May 25, 2016 - 6:30 PM
PENTICTON - People of the South Okanagan have some pretty strong opinions when it comes to how the province should protect area parks and they weren’t shy about sharing them in a recent survey.
The province asked for feedback on three areas of the South Okanagan and Similkameen, two for potential inclusion into a park reserve and the third as a provincial conservancy, and what they heard back ranged from complete objection to the idea to the need for the creation of a national park or protection for nearby areas as well.
Some of the additional areas residents would like to see protected include Keremeos Columns Park, the Similkameen River Valley, the Keremeos Grist Mill, Fairview townsite and Haynes historic buildings.
Concerns relating to connectivity between the three areas, and with other conservation holdings in the area, recreational use in the form of hunting and fishing, tourism, ranching, recreational use, bio-diversity and economic benefits were also noted in the responses.
Many participants also used the opportunity to voice their opinion on whether or not a national park reserve should be created in the South Okanagan.
“While all responses were appreciated, the purpose of the Intentions Paper was to solicit public feedback regarding the protected area framework proposal within the paper, one which is intended to reflect as far as possible the wide ranging interests of all groups and individuals; the original 2010 national park reserve proposal is not being considered,” a passage of the consultation summary notes.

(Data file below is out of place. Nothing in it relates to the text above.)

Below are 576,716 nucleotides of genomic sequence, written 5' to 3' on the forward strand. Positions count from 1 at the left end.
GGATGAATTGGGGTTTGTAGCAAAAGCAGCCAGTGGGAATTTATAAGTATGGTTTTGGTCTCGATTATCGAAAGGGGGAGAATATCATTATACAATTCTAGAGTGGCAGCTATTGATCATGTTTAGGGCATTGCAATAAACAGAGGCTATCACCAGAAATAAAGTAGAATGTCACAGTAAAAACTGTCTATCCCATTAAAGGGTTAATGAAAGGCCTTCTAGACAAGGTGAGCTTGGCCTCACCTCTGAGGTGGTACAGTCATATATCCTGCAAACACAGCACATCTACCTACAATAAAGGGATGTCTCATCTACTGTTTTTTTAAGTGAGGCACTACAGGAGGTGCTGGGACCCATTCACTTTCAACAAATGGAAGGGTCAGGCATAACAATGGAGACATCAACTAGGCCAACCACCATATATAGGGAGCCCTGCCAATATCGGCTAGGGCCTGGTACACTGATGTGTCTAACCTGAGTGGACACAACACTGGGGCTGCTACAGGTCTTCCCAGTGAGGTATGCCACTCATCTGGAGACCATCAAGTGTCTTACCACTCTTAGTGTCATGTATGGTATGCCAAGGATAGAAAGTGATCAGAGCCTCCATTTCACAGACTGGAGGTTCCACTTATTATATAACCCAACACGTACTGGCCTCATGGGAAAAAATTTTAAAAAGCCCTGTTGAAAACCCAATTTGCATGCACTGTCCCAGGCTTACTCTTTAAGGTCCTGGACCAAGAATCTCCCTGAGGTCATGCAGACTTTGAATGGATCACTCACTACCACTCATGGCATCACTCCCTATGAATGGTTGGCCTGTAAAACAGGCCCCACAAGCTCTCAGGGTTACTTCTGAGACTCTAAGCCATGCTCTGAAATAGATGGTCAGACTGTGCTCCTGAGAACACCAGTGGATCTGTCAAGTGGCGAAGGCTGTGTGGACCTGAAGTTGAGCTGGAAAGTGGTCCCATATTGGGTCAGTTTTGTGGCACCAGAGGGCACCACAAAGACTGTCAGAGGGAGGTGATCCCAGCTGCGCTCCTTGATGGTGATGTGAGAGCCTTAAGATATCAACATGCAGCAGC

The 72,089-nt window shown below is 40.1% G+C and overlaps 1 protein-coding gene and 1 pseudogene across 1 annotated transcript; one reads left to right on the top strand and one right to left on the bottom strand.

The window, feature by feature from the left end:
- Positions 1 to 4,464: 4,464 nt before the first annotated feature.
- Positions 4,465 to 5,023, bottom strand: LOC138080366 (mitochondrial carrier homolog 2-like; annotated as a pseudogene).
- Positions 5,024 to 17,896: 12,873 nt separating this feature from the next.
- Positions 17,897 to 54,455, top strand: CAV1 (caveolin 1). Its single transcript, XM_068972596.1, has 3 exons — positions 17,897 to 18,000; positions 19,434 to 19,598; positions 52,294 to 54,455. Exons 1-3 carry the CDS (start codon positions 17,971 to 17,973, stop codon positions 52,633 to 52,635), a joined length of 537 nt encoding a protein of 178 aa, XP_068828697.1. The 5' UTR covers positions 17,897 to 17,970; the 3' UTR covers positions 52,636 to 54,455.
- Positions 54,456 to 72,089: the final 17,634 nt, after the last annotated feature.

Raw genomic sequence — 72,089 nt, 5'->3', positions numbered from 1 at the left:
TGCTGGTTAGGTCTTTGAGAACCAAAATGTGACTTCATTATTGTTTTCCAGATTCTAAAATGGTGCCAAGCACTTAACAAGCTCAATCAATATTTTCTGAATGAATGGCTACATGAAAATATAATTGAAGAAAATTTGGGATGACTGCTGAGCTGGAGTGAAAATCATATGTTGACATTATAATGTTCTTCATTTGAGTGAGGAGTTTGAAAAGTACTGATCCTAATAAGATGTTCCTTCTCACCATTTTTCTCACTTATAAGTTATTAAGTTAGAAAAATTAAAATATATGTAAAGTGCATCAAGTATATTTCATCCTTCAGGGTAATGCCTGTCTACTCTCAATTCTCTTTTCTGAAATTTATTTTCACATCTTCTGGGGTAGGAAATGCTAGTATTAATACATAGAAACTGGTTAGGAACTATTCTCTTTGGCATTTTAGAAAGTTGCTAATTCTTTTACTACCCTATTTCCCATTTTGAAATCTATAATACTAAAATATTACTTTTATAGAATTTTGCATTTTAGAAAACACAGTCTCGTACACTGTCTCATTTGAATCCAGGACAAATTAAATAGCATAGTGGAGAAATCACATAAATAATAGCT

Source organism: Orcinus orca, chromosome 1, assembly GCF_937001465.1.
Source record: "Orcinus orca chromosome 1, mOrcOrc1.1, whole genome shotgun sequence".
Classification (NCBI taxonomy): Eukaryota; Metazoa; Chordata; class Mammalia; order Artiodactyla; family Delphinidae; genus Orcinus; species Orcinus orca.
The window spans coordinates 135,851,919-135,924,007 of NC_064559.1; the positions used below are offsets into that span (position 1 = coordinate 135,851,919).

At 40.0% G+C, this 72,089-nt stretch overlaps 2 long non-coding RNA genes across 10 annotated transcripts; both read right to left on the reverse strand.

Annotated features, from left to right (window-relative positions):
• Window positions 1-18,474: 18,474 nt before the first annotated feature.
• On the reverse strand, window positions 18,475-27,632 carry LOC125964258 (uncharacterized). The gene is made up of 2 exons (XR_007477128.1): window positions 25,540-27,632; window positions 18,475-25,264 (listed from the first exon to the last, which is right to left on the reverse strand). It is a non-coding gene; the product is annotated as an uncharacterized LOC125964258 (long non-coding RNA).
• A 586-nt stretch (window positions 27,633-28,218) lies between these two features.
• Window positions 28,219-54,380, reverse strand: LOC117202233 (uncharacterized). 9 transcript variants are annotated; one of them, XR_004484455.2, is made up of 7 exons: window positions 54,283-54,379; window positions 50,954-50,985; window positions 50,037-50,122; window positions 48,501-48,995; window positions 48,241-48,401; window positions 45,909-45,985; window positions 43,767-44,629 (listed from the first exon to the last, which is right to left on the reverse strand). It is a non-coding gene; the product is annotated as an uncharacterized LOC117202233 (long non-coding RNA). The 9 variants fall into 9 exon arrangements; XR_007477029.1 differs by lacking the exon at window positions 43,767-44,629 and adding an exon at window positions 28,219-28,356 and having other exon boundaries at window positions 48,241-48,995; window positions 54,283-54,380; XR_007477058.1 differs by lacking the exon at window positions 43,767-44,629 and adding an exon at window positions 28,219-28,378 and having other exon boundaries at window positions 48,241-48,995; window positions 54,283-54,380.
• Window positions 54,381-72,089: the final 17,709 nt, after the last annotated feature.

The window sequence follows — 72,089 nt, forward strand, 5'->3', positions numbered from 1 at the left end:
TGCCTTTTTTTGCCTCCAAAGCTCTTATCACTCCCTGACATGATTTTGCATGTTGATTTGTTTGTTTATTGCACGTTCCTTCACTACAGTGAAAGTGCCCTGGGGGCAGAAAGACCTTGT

Oliver orchardist Greg Norton, a longtime proponent of using the management plan to guide land use in the South Okanagan and Similkameen, says he will be meeting with MLA Linda Larson next week to get a better understanding of the consultation summary.
"I see it as the beginning of a process. I hope down the road people will continue to have input into the issue," he says.
Of the 3,460 responses received, 1,265 submissions originated with the Canadian Parks and Wilderness Committee website and 707 from the Wilderness Committee website, both of which facilitated submission of the online questionnaire. In addition, 873 postcards received utilizing template language provided by the Wilderness Committee. Only 12 per cent from online forms on the Intentions Paper, B.C. Parks website.
Only a small portion of respondents said they were from the region.
Next steps include preparing a report to cabinet and identifying interim protection measures which should be considered in the short- to medium-term.
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